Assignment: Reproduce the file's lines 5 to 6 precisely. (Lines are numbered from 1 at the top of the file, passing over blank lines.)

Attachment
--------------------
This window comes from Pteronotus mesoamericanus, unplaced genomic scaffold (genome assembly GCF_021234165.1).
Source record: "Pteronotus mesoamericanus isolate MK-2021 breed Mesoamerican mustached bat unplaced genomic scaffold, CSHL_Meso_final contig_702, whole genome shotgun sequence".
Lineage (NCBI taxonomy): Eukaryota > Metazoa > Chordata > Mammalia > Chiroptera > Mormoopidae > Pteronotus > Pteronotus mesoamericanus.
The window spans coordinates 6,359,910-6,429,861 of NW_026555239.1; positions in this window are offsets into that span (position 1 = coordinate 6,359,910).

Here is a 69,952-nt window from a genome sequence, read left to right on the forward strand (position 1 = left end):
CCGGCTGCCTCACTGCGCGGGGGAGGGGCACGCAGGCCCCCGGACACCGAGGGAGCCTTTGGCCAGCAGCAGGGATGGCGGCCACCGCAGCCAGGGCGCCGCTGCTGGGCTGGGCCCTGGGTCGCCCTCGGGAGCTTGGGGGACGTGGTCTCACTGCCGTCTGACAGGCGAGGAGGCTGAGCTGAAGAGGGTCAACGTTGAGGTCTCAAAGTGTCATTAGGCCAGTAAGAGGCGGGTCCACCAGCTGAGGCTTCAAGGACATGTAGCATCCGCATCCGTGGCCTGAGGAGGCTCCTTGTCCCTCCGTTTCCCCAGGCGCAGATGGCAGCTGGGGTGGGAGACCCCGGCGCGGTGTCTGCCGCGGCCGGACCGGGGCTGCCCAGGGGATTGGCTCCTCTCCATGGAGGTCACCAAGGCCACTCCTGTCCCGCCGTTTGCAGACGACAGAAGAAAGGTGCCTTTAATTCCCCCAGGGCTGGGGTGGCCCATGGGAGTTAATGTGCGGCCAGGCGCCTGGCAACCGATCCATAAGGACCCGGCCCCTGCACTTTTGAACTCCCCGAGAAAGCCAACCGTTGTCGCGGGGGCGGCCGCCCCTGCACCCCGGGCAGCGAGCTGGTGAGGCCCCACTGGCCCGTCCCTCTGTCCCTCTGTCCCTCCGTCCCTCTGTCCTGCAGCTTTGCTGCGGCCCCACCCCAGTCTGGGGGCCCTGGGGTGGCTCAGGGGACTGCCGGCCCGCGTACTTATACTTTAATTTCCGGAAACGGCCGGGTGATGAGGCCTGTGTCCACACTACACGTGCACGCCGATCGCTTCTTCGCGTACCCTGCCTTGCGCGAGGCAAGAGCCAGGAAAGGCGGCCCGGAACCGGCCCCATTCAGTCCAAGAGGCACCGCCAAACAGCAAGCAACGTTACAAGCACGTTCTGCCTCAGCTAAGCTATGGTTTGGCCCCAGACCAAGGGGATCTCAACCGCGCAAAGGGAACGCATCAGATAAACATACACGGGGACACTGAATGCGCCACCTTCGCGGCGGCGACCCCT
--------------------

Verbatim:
Here is a 69,952-nt window from a genome sequence, read left to right on the forward strand (position 1 = left end):
CCGGCTGCCTCACTGCGCGGGGGAGGGGCACGCAGGCCCCCGGACACCGAGGGAGCCTTTGGCCAGCAGCAGGGATGGCGGCCACCGCAGCCAGGGCGCCGCTGCTGGGCTGGGCCCTGGGTCGCCCTCGGGAGCTTGGGGGACGTGGTCTCACTGCCGTCTGACAGGCGAGGAGGCTGAGCTGAAGAGGGTCAACGTTGAGGTCTCAAAGTGTCATTAGGCCAGTAAGAGGCGGGTCCACCAGCTGAGGCTTCAAGGACATGTAGCATCCGCATCCGTGGCCTGAGGAGGCTCCTTGTCCCTCCGTTTCCCCAGGCGCAGATGGCAGCTGGGGTGGGAGACCCCGGCGCGGTGTCTGCCGCGGCCGGACCGGGGCTGCCCAGGGGATTGGCTCCTCTCCATGGAGGTCACCAAGGCCACTCCTGTCCCGCCGTTTGCAGACGACAGAAGAAAGGTGCCTTTAATTCCCCCAGGGCTGGGGTGGCCCATGGGAGTTAATGTGCGGCCAGGCGCCTGGCAACCGATCCATAAGGACCCGGCCCCTGCACTTTTGAACTCCCCGAGAAAGCCAACCGTTGTCGCGGGGGCGGCCGCCCCTGCACCCCGGGCAGCGAGCTGGTGAGGCCCCACTGGCCCGTCCCTCTGTCCCTCTGTCCCTCCGTCCCTCTGTCCTGCAGCTTTGCTGCGGCCCCACCCCAGTCTGGGGGCCCTGGGGTGGCTCAGGGGACTGCCGGCCCGCGTACTTATACTTTAATTTCCGGAAACGGCCGGGTGATGAGGCCTGTGTCCACACTACACGTGCACGCCGATCGCTTCTTCGCGTACCCTGCCTTGCGCGAGGCAAGAGCCAGGAAAGGCGGCCCGGAACCGGCCCCATTCAGTCCAAGAGGCACCGCCAAACAGCAAGCAACGTTACAAGCACGTTCTGCCTCAGCTAAGCTATGGTTTGGCCCCAGACCAAGGGGATCTCAACCGCGCAAAGGGAACGCATCAGATAAACATACACGGGGACACTGAATGCGCCACCTTCGCGGCGGCGACCCCT